Nursing News South Africa

New ways must be sought to make the most of scarce healthcare resources

"There has been a great deal of industry-wide conversation around the looming nursing shortage. The unfortunate reality is that the situation has become dire, so much so that it poses a very real threat to the provision of healthcare across the board by driving medical costs even higher, globally and in South Africa, where we can ill afford it," ­cautions Reinder Nauta, executive chairman of National HealthCare group.
Source: Supplied. Reinder Nauta, executive chairman of National HealthCare group.
Source: Supplied. Reinder Nauta, executive chairman of National HealthCare group.

“It is disquieting to note that SA’s 2030 Human Resources for Health Strategy has raised concerns over this impending nursing skills deficit, projecting a shortage of 34,000 registered nurses by 2025 and pointing to disparities in health professionals per 10 000 population between rural and urban areas, and between the public and private sectors,” he says.

According to Nauta the solution lies in finding new ways of making the most of the resources we have.

“With technology, nursing and co-ordination of quality healthcare increasingly coming together to revolutionise the way people interact with healthcare for the better, this need not be an impossible situation. In fact, there are nowadays some highly affordable solutions for businesses looking to provide access to private healthcare as a standard employee benefit.

“Nurses have long played a pivotal role in working closely with both doctors and patients, and comprise 80% of the major primary healthcare professionals in the country, assessing need and enabling efficient provision of healthcare and greater individual attention for each patient.

Telenursing to the rescue

“By the same token, telenursing is rapidly establishing its place in global health systems, especially since proving its mettle when the pandemic placed healthcare under unprecedented strain, highlighting some surprising benefits for making the most of limited medical personnel to reach the greatest number of people over large geographic areas,” he suggests.

Nauta believes that telenursing's potential to assist the sick and elderly, and to connect them with doctors when needed, quickly and affordably even in the most remote rural areas is tremendous.

“In the context of high local costs of mobile data and traditional phone calls, WhatsApp has recorded more than 23 million users, and as SA’s most popular social platform used by nine out of 10 internet users it is entrenched as the chosen platform most used to communicate – and this is where telehealth really bridges the gap as a practical solution,” says Nauta.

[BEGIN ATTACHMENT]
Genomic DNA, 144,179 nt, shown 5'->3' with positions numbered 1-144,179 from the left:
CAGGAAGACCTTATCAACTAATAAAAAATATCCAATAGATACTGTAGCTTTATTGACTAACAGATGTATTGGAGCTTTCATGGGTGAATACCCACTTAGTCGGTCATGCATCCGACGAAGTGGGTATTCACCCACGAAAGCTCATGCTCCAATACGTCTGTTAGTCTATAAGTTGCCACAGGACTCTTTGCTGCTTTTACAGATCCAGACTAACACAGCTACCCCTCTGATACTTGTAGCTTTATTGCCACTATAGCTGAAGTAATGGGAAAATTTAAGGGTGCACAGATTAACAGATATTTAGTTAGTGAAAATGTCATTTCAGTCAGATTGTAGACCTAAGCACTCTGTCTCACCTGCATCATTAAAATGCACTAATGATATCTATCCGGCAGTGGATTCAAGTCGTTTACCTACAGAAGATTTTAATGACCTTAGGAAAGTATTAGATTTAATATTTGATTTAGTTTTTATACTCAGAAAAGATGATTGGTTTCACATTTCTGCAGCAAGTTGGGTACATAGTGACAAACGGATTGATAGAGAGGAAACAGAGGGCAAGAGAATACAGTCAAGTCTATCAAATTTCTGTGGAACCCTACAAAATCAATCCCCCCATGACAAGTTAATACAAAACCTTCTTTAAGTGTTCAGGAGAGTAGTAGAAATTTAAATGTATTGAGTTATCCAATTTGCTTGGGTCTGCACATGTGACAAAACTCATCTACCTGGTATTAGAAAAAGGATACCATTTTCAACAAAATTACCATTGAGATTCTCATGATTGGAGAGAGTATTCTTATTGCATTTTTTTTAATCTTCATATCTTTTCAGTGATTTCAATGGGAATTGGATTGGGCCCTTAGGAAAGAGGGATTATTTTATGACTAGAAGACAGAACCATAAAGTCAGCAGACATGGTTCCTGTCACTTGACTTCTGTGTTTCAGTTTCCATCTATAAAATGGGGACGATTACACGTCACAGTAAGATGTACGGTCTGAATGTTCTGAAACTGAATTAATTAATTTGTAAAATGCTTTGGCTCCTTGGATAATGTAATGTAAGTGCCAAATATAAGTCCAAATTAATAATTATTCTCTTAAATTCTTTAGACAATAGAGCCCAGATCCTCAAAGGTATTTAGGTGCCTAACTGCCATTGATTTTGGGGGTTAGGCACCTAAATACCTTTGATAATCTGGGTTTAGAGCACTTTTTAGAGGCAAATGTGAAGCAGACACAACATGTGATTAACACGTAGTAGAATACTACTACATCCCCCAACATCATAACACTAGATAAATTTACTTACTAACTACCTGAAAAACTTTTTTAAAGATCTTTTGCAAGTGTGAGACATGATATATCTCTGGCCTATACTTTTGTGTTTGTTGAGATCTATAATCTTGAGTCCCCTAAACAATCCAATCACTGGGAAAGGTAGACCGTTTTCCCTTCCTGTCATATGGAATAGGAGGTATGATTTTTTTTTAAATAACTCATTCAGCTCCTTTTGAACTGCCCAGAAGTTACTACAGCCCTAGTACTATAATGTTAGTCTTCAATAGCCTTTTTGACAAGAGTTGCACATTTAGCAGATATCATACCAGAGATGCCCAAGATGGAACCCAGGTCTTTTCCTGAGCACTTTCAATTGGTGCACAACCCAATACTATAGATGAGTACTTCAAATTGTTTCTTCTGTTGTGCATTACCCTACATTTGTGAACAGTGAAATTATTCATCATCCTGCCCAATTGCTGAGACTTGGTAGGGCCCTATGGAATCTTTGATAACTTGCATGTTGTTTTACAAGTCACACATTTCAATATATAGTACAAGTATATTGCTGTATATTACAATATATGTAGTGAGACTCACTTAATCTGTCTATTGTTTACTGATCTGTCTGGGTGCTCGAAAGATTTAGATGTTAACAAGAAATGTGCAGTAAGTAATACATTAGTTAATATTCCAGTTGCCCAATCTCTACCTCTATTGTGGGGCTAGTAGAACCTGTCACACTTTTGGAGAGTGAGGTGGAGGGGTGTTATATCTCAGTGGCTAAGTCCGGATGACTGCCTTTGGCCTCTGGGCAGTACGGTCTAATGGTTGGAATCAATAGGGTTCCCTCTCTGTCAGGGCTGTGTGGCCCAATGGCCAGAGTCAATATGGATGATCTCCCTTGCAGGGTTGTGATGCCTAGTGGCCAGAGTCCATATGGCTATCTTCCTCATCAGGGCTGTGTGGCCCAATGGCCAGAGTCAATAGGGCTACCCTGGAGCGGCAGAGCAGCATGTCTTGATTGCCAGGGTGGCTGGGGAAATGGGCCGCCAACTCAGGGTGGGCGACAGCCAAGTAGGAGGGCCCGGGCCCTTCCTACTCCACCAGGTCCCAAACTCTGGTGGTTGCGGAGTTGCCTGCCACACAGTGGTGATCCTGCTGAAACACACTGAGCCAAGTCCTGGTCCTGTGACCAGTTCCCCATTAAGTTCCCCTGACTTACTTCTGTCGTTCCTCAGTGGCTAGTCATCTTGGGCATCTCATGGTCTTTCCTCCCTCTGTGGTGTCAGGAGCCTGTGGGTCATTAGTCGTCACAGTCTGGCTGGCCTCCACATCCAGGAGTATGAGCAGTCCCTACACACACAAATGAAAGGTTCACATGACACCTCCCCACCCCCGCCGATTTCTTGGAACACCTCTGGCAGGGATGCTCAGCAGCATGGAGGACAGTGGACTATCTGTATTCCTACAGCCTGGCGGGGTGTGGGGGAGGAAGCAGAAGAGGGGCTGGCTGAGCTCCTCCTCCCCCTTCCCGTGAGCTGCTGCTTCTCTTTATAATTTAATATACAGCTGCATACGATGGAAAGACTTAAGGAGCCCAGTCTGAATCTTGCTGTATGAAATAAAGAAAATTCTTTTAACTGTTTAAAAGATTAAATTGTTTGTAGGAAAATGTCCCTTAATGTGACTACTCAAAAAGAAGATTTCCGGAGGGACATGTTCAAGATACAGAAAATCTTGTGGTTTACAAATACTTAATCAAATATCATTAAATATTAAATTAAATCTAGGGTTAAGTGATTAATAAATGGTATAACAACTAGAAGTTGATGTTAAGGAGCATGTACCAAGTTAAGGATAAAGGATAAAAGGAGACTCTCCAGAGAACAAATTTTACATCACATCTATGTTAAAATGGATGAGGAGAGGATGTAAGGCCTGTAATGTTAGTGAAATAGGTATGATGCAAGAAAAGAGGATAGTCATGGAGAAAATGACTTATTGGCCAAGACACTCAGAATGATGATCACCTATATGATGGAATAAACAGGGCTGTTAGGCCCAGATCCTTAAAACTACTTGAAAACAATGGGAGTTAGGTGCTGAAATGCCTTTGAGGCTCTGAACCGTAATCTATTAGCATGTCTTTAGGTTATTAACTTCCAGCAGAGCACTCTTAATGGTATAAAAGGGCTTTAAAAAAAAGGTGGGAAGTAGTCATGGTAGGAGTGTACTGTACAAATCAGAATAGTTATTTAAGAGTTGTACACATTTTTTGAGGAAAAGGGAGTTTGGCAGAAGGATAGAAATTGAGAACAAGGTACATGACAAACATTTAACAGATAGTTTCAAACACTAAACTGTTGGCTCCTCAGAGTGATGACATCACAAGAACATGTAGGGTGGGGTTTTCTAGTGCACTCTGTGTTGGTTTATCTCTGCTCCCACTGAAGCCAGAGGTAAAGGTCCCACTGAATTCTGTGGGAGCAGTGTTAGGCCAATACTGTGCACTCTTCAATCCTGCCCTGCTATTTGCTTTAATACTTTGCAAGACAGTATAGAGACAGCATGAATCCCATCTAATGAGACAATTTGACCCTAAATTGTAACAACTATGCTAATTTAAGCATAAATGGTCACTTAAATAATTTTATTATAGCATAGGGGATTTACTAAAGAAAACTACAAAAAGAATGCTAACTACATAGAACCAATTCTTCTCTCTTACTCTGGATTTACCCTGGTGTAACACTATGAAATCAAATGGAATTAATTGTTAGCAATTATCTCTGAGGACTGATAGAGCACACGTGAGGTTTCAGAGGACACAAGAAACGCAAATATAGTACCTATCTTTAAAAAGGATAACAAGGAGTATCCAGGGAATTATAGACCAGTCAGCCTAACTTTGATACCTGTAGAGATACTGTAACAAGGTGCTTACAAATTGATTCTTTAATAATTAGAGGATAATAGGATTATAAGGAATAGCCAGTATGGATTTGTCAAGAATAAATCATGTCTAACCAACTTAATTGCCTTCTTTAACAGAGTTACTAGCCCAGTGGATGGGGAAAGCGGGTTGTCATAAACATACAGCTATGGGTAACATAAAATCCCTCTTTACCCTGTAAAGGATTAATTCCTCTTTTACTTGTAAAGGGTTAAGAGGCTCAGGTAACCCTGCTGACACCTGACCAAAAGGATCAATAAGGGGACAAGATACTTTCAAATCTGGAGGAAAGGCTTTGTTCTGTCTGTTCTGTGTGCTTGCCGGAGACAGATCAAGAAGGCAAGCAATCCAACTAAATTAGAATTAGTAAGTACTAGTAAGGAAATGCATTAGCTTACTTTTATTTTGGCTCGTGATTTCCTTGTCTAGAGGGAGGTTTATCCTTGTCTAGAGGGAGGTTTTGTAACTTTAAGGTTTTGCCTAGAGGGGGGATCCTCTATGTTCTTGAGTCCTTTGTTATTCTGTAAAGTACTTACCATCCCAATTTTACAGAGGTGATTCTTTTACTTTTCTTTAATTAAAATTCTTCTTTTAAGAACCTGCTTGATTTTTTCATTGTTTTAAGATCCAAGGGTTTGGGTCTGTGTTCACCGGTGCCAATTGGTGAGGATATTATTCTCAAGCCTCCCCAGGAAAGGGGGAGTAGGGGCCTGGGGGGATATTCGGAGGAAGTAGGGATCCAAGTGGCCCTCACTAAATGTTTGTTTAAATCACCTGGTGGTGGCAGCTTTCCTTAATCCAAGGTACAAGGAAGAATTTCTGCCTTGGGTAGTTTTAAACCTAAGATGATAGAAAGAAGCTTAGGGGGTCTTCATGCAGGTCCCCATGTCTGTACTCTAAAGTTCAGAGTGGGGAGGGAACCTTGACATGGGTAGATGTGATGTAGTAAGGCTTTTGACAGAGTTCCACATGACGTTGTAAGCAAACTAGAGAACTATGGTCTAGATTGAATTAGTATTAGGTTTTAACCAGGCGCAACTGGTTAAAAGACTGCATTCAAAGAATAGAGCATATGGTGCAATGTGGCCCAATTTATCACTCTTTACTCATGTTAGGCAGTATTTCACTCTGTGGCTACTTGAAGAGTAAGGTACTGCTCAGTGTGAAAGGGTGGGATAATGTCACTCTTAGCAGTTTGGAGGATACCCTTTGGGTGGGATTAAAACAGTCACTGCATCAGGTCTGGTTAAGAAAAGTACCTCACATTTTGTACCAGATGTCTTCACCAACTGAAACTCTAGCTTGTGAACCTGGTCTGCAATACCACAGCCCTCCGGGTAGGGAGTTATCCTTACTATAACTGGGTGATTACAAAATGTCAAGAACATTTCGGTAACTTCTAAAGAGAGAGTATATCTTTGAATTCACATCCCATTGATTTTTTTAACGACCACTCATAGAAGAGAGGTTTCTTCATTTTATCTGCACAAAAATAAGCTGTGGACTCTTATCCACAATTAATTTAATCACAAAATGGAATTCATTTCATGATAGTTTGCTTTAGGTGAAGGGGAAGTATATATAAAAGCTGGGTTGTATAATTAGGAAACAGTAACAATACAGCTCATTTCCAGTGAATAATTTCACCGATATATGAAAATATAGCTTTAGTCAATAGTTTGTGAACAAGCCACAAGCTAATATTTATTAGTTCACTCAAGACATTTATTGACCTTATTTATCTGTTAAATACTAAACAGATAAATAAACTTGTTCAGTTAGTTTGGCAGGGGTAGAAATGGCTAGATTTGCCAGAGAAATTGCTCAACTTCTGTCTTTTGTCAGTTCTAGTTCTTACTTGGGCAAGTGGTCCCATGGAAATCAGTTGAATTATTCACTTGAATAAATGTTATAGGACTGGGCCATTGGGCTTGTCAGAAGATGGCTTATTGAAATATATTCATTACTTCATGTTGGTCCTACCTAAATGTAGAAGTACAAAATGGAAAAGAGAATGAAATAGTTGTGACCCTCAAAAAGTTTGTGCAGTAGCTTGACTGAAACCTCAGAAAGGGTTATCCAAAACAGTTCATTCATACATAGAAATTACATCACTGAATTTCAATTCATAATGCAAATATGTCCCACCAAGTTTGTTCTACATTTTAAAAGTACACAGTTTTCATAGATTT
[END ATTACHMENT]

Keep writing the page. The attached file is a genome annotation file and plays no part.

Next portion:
The United States, Australia, Canada, Norway, the United Kingdom, New Zealand, Iran, Sweden and the Netherlands are among the countries that are using telenursing for triaging medical emergencies, which helps with clinical decision making to ensure resources are available where they are needed with optimal efficiency.

Emerging personalised healthcare

“Nurses are the ideal gatekeepers of healthcare coordination, making the most of investment in health by refining the provision of services to exactly where they are needed for greatest effect. The level of personal attention this allows puts personalised healthcare in the hands of any South African with a cellphone running WhatsApp,” asserts Nauta.

He adds that the convenience of the service also encourages people to seek health advice early, which can help to prevent an individual’s condition from deteriorating to the point where hospitalisation is required, while also minimising the need for time off work to recuperate or queue at public health facilities.

“As chronic diseases continue to claim more lives unnecessarily in our country, consider the potential for preventing and properly managing illness when patients are assisted more quickly at the level of care they require, especially when backed with a national network of pharmacies. In many cases telehealth or mental health counselling with a nurse can either resolve the concern or connect the person with primary healthcare or other resources appropriate to their individual medical condition,” suggests Nauta.

He explains that patients can contact a nurse immediately to set up a doctor’s appointment if needed, ensuring employees have access to medication, blood tests, x-rays, dentistry, optometry and so on to effectively provide for day-to-day healthcare concerns that need not break the bank for employers.

Primary healthcare triage

“Nurse-led triage comes into its own in the entry-level primary healthcare setting where high volumes of patients can be safely and effectively assessed. This was borne out by our experience with products such as the tech-savvy MediClub Connect – launched at the height of the Covid pandemic in May 2020 – which has shown that triage nursing can play a pivotal role in the primary healthcare environment by driving healthcare accessibility at a time of considerable need.

“Last year, this model was successfully deployed with the introduction of TymeHealth a medical insurance product for consumers which was launched by National HealthCare in partnership with TymeBank,” says Nauta.

“More recently, it was also implemented for BeWell, an employer-funded telemedicine empowered health plan designed and distributed in partnership with Standard Bank to support employees’ primary healthcare needs. In each of these instances it has been found to be the most effective and safest low-cost funding mechanism currently on offer in the primary healthcare setting.

“With viable, technology-driven solutions such as these, there is considerable scope to improve the experience and outcomes of healthcare by making it more convenient, more accessible, and much less expensive,” concludes Nauta.

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